Vous êtes sur la page 1sur 2


G.R. No. 181359, August 5, 2013 703 SCRA 145

Petitioner Clemencio Sabitsana was the counsel of the respondent, Juanito Muertegui. The
dispute involved a parcel of land bought by Juanito by virtue of an unnotarized deed of sale from
Alberto Garcia. Juanitos father and his brother Domingo, took actual possession of the land.
Later on, Garcia sold the same land to the petitioner this time, through a notarized deed of sale.
When the respondents father passed away, the heirs applied for the registration and coverage
of the lot under Public Land Act or CA No. 141. Petitioner opposed the application, claiming he
was the true owner of the lot. Respondent filed for quieting of title and preliminary injunction
against petitioners Clemencio and his wife, Rosario, claiming that they bought the land in bad
faith and are exercising possession and ownership of the same, which acts thus constitute a
cloud over the title.
Who between petitioners and respondent has a better right to the disputed lot?
Respondent has a better right to the lot.
What applies in this case is Act No. 3344 as amended, which provides for the system of
recording of transactions over unregistered real estate. The said act expressly declares that any
registration made shall be without prejudice to a third party with a better right.
The sale to respondent Juanito was executed via an unnotarized deed of sale ten years earlier
than that of the sale to petitioners, though this was made via a notarized document. Thus,
Juanito who was the first buyer has a better right to the lot, while the subsequent sale to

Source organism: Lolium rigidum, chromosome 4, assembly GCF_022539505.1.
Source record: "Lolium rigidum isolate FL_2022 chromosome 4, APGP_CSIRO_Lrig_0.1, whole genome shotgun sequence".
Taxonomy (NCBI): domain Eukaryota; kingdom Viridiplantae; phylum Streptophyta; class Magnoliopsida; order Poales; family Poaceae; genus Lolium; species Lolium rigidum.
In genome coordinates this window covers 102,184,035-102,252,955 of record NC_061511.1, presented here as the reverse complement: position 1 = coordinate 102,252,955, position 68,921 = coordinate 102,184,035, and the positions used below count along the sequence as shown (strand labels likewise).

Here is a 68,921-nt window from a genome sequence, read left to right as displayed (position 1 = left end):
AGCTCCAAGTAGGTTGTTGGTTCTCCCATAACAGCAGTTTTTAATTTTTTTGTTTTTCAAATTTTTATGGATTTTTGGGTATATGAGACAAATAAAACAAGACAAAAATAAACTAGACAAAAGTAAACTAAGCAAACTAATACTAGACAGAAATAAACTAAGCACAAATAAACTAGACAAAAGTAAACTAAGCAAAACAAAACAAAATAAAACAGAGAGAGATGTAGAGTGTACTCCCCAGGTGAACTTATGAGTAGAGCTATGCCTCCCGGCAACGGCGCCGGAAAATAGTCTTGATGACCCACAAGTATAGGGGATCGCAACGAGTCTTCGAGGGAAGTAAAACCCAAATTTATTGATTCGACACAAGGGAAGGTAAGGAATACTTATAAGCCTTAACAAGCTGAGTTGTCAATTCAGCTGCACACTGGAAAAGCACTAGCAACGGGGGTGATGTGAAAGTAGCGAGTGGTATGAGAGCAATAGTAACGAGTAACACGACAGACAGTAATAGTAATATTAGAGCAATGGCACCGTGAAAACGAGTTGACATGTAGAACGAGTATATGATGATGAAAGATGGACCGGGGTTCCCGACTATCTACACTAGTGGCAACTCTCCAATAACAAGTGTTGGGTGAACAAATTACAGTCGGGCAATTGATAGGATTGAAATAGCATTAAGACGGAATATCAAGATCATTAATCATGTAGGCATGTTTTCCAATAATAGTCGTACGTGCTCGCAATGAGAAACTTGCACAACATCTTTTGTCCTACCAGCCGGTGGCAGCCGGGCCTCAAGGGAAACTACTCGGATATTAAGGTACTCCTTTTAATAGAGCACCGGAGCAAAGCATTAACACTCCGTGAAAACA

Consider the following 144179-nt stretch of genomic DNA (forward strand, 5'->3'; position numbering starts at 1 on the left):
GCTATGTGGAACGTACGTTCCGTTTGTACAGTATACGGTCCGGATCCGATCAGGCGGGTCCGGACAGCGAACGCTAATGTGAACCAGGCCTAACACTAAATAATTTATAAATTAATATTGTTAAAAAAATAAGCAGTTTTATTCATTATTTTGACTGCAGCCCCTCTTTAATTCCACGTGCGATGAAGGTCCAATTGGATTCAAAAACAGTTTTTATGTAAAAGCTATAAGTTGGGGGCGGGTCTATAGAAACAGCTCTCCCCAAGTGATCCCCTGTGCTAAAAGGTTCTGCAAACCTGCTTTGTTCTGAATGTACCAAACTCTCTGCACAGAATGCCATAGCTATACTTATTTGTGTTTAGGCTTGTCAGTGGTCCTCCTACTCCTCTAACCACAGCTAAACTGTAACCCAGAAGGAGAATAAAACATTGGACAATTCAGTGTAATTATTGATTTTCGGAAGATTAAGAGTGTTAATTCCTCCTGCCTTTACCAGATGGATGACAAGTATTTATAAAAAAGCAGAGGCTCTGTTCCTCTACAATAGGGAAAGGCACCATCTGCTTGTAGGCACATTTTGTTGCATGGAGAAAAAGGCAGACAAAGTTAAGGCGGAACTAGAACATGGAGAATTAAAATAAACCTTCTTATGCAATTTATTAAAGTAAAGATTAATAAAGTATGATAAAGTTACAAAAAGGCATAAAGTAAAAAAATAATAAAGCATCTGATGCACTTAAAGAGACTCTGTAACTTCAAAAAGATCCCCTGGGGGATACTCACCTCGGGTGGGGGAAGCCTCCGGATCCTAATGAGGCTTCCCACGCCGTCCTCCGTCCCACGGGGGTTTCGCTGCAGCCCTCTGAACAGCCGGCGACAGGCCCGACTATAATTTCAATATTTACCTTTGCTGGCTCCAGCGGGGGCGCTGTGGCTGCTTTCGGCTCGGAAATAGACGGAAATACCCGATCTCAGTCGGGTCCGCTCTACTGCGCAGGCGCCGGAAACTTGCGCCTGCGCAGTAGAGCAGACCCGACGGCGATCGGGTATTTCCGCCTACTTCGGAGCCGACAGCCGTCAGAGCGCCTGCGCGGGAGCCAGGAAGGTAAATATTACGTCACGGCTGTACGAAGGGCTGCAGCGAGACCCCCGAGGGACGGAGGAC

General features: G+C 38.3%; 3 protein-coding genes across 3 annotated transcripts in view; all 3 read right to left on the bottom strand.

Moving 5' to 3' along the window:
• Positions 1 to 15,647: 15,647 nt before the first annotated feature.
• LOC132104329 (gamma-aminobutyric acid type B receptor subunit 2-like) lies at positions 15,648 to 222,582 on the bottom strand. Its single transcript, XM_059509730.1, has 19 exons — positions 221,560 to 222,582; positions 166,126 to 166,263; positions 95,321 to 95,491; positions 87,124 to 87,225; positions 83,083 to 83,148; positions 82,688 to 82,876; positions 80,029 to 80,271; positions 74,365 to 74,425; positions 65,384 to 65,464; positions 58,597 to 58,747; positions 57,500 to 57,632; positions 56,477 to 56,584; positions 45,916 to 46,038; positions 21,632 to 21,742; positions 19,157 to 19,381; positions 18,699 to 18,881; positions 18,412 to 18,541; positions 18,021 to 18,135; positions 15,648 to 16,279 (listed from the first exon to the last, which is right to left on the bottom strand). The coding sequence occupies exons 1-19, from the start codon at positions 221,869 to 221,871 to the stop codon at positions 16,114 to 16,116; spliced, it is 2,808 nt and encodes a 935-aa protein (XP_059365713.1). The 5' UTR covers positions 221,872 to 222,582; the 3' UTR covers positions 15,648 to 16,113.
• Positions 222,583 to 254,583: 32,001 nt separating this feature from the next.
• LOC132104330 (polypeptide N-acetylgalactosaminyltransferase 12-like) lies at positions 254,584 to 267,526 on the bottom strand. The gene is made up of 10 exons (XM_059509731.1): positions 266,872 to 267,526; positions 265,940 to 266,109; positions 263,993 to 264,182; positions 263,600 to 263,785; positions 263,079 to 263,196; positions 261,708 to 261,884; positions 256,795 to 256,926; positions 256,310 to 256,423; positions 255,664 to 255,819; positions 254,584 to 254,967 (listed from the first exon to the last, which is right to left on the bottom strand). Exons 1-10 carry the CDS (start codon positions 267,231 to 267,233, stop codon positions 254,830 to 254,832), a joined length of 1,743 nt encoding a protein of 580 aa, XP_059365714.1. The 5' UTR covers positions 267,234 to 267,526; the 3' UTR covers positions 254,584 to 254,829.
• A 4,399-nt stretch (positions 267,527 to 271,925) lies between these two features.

petitioners is null and void, because when it was made, the seller Garcia was no longer the
owner of the lot.
The fact that the sale to Juanito was not notarized does not alter anything, since the sale
between him and Garcia remains valid nonetheless. Notarization, or the requirement of a public
document under the Civil Code is only for convenience, and not for validity or enforceability. And
because it remained valid as between Juanito and Garcia, the latter no longer had the right to
sell the lot to petitioners, for his ownership thereof had ceased.
Nor can petitioners registration of their purchase have any effect on Juanitos rights. The mere
registration of a sale in ones favor does not give him any right over the land if the vendor was

no longer the owner of the land, having previously sold the same to another even if the earlier
sale was unrecorded. Registration does not vest title; it is merely the evidence of such title. Our
land registration laws do not give the holder any better title than what he actually has.